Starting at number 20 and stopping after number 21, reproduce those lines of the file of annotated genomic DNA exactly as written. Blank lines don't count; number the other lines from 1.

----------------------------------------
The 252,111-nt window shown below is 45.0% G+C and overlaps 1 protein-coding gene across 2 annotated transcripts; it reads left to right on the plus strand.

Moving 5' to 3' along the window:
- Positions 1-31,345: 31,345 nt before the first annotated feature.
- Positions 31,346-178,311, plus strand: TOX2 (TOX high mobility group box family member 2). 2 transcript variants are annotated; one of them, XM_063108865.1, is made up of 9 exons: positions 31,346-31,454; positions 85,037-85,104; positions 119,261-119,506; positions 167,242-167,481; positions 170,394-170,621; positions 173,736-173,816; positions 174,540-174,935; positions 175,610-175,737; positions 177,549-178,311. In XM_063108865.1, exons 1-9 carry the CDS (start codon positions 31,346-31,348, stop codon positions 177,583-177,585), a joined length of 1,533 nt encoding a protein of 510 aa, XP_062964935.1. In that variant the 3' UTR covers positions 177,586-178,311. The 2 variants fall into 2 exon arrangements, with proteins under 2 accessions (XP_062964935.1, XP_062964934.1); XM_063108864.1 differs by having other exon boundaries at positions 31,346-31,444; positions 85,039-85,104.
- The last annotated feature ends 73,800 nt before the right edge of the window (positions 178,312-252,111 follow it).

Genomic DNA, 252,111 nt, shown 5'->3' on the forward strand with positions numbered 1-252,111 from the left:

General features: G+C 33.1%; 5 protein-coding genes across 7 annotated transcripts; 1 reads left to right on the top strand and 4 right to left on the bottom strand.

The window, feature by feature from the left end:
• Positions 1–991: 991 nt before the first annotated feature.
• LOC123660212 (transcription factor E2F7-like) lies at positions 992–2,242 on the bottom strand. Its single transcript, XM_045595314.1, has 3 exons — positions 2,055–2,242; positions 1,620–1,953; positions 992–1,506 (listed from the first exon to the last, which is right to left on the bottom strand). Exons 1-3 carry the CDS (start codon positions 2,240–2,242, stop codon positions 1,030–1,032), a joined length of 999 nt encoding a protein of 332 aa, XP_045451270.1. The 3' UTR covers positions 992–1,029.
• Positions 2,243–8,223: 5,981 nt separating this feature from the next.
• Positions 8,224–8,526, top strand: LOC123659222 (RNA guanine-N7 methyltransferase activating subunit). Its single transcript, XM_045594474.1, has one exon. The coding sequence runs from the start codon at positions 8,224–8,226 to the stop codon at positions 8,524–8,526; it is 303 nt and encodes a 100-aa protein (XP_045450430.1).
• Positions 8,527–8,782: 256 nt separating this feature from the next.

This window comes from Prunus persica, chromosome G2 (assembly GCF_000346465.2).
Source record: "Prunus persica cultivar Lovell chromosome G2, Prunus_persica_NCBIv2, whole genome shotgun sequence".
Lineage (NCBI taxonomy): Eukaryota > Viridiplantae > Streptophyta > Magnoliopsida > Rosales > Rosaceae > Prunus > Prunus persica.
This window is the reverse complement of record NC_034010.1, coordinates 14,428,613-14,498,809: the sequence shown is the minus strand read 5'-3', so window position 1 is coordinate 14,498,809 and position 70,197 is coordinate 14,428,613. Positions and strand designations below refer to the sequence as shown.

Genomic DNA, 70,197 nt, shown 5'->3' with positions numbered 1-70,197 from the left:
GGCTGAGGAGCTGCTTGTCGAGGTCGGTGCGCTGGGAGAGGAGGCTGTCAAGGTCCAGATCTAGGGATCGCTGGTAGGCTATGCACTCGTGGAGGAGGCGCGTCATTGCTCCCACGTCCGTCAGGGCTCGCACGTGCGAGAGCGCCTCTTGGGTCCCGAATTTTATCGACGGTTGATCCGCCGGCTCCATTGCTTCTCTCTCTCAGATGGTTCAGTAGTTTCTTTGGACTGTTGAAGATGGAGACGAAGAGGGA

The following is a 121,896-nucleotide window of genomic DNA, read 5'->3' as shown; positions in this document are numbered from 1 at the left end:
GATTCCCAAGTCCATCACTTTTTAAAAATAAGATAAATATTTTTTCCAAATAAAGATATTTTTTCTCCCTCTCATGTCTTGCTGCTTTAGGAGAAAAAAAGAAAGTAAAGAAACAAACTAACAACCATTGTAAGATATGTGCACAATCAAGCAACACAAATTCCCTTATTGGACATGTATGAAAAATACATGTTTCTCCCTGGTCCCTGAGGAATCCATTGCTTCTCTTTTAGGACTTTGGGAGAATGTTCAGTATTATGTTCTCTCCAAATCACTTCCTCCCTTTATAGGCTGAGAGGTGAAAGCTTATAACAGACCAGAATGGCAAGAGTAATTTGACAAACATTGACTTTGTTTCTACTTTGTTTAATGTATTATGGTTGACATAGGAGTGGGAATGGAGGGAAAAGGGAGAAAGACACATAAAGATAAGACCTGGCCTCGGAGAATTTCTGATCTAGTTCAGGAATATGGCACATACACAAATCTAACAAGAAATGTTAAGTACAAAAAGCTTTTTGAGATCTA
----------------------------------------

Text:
The following is a 121,896-nucleotide window of genomic DNA, read 5'->3' as shown; positions in this document are numbered from 1 at the left end:
GATTCCCAAGTCCATCACTTTTTAAAAATAAGATAAATATTTTTTCCAAATAAAGATATTTTTTCTCCCTCTCATGTCTTGCTGCTTTAGGAGAAAAAAAGAAAGTAAAGAAACAAACTAACAACCATTGTAAGATATGTGCACAATCAAGCAACACAAATTCCCTTATTGGACATGTATGAAAAATACATGTTTCTCCCTGGTCCCTGAGGAATCCATTGCTTCTCTTTTAGGACTTTGGGAGAATGTTCAGTATTATGTTCTCTCCAAATCACTTCCTCCCTTTATAGGCTGAGAGGTGAAAGCTTATAACAGACCAGAATGGCAAGAGTAATTTGACAAACATTGACTTTGTTTCTACTTTGTTTAATGTATTATGGTTGACATAGGAGTGGGAATGGAGGGAAAAGGGAGAAAGACACATAAAGATAAGACCTGGCCTCGGAGAATTTCTGATCTAGTTCAGGAATATGGCACATACACAAATCTAACAAGAAATGTTAAGTACAAAAAGCTTTTTGAGATCTA